Other American communication scholars have taken a kind of empirical approach to argumentation which is more or less in line with the approaches developed by Jacobs, Jackson and Kauffeld. Under the label normative pragmatics (van Eemeren 1986, 1990), scholars such as Jean Goodwin and Beth Innocenti (Manolescu 2006) concentrate on describing the norms actually used by arguers in different contexts in dealing with argumentation. As an illustration, Goodwin refers to forensic argumentation in the courtroom and deliberative argumentation in public policy. In a forensic situation, she observes, representations of facts “must be based solely on the matters of fact of which evidence has already been introduced” (Goodwin 2005: 101). In a deliberative situation, arguments are adequate when they are “beyond criticism” (Goodwin 2005: 109).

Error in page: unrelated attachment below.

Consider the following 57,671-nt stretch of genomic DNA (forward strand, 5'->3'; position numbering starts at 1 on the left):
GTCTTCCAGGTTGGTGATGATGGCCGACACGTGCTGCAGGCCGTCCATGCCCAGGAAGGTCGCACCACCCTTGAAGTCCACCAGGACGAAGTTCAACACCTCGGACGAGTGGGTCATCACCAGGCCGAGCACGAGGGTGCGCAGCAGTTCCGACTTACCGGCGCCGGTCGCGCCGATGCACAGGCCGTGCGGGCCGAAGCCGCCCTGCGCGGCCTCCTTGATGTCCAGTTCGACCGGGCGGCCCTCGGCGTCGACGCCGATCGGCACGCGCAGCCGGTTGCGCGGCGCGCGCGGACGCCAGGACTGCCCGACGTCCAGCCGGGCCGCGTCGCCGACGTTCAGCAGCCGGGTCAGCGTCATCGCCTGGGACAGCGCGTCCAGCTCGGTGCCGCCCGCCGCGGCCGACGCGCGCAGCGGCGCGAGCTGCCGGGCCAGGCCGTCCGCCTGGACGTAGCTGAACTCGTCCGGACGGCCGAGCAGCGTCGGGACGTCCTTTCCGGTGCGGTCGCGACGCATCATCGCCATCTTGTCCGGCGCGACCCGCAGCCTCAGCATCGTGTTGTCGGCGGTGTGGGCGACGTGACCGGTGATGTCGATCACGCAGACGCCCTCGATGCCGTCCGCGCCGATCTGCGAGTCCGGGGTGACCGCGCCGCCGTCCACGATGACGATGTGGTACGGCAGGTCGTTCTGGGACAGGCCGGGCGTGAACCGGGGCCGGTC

Independently, a descriptive empirical approach to argumentative discourse is also adopted in France by Marianne Doury.47 She uses insights from conversation analysis to explain “the discursive and interactional devices used by speakers who face conflicting standpoints and need to take a stand in such a way as to hold out against contention” (Doury 2009: 143).48 Just like Goodwin, Doury is interested in describing argumentative norms adhered to in argumentative practices. She focuses on the norms revealed by observation of polemical exchanges in communicative settings such as everyday conversations, TV talk shows, internet newsgroups, letters to the editor, and public debates. Her aim is to find out to which extent theoretical categories and classifications of argumentative phenomena, such as argument schemes and fallacies, have their counterparts in empirical reality. For this purpose she investigates discursive clues which may reveal such commonalities. A good example is her empirical descriptive research regarding the parallels between scholarly conceptions of argumentation based on comparison and ordinary arguers’ conceptions of such arguments (Doury 2009). In this investigation Doury makes an inventory of explicit designations of comparison argumentation (such as the use of the word “compare”), indicators of this type of argumentation (such as “it’s like saying”), and refutations of the comparison (such as observations by other participants in the discussion that “the comparison is not suitable”).